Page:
Haunting symbol of neglect Forest Haven: Ruins of a D.C. mental institution in Anne Arundel County are a magnet for young ghost-hunters, arsonists and vandals.

Kevin Feeheley and some old high school buddies were driving to a party not long ago when they decided to take a detour to explore a haunted village they'd heard about near the headquarters of the National Security Agency.

The rumor was that government agents accidentally killed everyone in a town east of Laurel with radiation, buried their bodies in unmarked graves and left without even cleaning up.


As his car's headlights swung around a bend, Feeheley saw evidence to suggest the ghost story was true. A cluster of buildings stood in a forest clearing with their doors gaping open and curtains lolling out of shattered windows. A stone slab announced that 389 people were buried in an adjacent field.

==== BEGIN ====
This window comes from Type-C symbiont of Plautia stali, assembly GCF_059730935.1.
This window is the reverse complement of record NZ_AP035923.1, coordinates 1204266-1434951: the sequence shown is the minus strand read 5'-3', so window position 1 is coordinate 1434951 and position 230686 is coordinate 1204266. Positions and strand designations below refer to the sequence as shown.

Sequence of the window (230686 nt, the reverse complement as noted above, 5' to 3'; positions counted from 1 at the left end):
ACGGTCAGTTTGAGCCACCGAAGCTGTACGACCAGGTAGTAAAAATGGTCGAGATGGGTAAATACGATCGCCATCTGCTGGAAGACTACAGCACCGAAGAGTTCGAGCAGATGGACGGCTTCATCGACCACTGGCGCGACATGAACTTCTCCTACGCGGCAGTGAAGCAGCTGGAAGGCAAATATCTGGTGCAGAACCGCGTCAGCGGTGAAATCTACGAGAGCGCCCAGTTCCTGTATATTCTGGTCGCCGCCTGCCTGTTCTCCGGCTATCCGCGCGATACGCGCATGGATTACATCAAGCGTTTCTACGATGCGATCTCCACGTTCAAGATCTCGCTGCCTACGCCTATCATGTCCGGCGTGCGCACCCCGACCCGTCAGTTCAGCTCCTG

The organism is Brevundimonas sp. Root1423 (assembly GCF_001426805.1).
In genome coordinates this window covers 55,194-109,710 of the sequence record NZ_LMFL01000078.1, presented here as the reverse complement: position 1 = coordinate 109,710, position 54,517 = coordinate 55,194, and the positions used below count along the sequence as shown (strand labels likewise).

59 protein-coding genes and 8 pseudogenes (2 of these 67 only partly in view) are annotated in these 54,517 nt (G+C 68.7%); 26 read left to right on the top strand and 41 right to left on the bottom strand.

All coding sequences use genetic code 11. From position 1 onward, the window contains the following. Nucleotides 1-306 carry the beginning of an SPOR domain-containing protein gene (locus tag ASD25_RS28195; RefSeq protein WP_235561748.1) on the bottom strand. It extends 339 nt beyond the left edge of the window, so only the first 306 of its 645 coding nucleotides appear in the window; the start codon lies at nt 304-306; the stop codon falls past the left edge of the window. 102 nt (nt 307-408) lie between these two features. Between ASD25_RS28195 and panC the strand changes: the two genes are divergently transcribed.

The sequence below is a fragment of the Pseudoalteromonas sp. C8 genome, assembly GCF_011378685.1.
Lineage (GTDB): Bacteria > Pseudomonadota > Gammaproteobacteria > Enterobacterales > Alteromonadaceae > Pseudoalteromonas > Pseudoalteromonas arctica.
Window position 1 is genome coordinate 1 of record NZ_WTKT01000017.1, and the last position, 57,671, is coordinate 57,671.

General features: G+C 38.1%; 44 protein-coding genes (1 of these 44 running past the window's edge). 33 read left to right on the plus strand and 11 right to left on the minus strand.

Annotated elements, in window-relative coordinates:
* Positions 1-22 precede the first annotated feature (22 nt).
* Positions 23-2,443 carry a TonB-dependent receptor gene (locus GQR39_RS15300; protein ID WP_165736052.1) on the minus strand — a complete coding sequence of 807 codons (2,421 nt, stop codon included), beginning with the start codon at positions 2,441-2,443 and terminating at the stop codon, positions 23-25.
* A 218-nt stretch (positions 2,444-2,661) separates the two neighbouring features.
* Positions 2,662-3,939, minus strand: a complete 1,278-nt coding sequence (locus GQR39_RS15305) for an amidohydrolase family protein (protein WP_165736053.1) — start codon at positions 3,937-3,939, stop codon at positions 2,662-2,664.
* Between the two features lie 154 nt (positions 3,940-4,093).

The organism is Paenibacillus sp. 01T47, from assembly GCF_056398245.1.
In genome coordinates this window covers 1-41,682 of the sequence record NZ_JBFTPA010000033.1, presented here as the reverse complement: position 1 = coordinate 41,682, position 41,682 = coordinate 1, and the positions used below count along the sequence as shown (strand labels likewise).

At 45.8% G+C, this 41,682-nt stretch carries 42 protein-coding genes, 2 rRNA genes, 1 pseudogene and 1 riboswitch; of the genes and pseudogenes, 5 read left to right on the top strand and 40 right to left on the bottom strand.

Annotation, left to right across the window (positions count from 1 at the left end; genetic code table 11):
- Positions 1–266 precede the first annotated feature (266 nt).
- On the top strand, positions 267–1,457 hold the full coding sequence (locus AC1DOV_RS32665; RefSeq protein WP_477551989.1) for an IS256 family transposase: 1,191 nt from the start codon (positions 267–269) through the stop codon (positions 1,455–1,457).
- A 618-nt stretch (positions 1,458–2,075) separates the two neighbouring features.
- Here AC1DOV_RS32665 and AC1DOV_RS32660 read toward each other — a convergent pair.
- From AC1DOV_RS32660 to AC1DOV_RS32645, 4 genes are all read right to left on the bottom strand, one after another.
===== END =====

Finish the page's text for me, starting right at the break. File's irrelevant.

"I wondered what in the world went on here?" said Feeheley, a 20-year-old title clerk from Glen Burnie. "My nerves were really shot."


Like other young thrill-seekers in northern Anne Arundel County, Feeheley had been drawn to the ruins of Forest Haven, a District of Columbia institution for the mentally retarded that the U.S. Justice Department closed in 1991 because residents were dying of abuse and neglect.

Twenty years after a judge ordered the district to begin transferring the residents to group homes, Forest Haven's 21 decaying brick buildings remain as a symbol of the failed policy of institutionalizing the mentally disabled.